The Sara scene is horrific, as is most stuff involving BOB. The way that the Palmer house is shot and presented is just incredible. Everything seems normal, but that first shot of Sara climbing down the stairs with the eerie sound of the skipping record player (echoing the later IT IS HAPPENING AGAIN scene), the ominous ceiling fan... culminating in the ominous reappearance of the white horse and Leland, totally composed, adjusting his tie in the mirror.

The Log Lady reappears, and brings in the good Twin Peaks weirdness (frightening, unsettling, dreamlike). We get the beautiful music of Julie Cruz and Angelo Badalamenti to score many of our primary characters meeting up at the central location of the Road House (God, I want a dive biker bar with live doo-wop). Finally, with a full version of the show's theme, Cooper has his climactic vision, indicating that he was too late to stop BOB from killing again.

Then a cut back to the record at the end of its groove, and the mirror shot that reveals the central mystery of the show. Amazing, really. I wish I could've been there to experience that live. Leland puts on his gloves, and probably the most horrifying scene of the series occurs. Poor Maddy. I do wonder what would have been the plan for Sheryl Lee had they gone to a third season.

In terms of the discussion about the Leland-to-BOB ratio, it's interesting that the way Maddy's death is shot is almost all BOB, until the very end where Leland actually hits her and it switches back to him. He then grunts and howls, twirling Maddy around like they're dancing, having the camera switch back to BOB as he kisses her. But it switches back to Leland as he delivers the killing blow and places a letter beneath her nail...

Does this symbolize Leland taking control long enough to kill her before BOB could do something even more twisted with her? Or is it BOB making sure that he gets his kill before Leland can stop him? Are the letters Leland's way of shouting through his madness to try and lead Dale to him? Or is it BOB's way of laughing in the face of law and order (which is to say, the White Lodge)?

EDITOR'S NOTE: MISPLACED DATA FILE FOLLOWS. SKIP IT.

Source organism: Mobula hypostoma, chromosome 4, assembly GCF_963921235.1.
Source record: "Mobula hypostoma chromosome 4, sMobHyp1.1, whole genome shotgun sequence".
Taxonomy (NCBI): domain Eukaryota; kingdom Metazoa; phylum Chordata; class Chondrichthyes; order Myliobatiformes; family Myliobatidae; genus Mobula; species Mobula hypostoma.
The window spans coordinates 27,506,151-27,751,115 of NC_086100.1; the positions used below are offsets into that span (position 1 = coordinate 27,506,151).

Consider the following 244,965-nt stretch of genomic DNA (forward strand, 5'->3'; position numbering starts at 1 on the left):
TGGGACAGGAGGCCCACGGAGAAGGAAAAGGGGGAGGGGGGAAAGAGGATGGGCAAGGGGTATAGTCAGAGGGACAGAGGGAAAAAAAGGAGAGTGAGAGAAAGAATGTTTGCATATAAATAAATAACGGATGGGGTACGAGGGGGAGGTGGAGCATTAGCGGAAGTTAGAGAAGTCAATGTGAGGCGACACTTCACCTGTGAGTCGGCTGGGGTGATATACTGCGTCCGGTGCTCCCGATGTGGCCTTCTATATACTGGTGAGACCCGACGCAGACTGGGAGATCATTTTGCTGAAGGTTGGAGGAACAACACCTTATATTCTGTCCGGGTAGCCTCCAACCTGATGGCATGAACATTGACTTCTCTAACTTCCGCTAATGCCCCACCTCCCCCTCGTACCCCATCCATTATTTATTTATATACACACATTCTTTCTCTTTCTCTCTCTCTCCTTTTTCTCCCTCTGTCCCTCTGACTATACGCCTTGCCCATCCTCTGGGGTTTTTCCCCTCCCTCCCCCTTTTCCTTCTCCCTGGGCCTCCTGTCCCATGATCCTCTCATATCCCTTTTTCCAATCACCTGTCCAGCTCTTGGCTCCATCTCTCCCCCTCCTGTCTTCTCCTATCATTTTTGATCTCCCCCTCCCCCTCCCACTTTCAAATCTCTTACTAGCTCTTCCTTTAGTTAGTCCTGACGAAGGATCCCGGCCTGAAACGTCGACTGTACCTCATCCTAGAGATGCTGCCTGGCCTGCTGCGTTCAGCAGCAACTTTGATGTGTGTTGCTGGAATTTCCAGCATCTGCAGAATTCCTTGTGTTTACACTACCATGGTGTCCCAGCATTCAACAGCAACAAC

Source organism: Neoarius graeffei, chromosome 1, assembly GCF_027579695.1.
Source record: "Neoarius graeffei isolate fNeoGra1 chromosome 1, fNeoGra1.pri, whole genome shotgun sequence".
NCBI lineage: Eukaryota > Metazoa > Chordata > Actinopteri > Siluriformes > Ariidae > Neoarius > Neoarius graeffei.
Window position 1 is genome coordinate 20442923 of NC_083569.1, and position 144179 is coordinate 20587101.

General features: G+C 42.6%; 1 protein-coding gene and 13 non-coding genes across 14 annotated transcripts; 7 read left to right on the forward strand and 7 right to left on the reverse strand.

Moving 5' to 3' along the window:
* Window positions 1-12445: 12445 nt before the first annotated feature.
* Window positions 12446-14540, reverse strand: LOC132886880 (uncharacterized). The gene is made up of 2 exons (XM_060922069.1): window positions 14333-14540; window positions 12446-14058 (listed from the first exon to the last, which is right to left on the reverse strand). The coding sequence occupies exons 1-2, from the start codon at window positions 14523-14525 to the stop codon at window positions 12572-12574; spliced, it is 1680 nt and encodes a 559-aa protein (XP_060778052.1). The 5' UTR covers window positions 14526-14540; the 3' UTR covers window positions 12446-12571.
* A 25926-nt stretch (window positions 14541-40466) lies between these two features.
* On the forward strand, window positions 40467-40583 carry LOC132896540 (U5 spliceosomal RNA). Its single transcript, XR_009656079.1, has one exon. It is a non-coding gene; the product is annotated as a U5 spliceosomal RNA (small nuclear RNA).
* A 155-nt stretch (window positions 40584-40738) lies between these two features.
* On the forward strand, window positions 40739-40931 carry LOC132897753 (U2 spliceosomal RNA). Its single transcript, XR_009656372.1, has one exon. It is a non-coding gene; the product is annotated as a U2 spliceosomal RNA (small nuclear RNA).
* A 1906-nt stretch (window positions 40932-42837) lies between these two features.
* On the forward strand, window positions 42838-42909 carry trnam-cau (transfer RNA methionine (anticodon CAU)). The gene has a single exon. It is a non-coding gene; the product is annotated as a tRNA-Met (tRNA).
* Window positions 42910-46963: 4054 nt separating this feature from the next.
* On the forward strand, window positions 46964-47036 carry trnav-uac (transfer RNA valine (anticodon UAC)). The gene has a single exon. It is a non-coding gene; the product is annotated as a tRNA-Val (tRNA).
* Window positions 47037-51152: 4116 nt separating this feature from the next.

Regardless, Maddy is dead, and Cooper has failed. The waiter says he's "so sorry," and James, Bobby and Donna all seem to know already that something else horrible has happened. Fade into the red drapes of the Road House, but without a doubt the red drape of the Black Lodge, too. Interestingly the credits roll over Coop's face and the drapes superimposed on one another... giving a sinister hint towards what will happen later in the series.
posted by codacorolla at 6:08 PM on September 16, 2014 [3 favorites]


This was one of the most tense, scary episodes of this show. So difficult to watch.
posted by computech_apolloniajames at 6:47 PM on September 16, 2014 [1 favorite]


This episode marks the point at which it's all new to me - the first time I watched back in 2003-4, I stopped watching Season 2 right here.

And holy hell, what a place for Twin Peaks to once again be "new" for me. I knew the reveal was coming, but I wasn't expecting it to be so masterful, horrifying, heartbreaking. I also watched this episode after indulging in some substances to, er, enhance things, and right at the part where codacorolla mentioned - "that first shot of Sara climbing down the stairs with the eerie sound of the skipping record player " - I felt such a shiver of bad emotions. Everything from there to the end of the episode is Lynch at his best. I was shaken.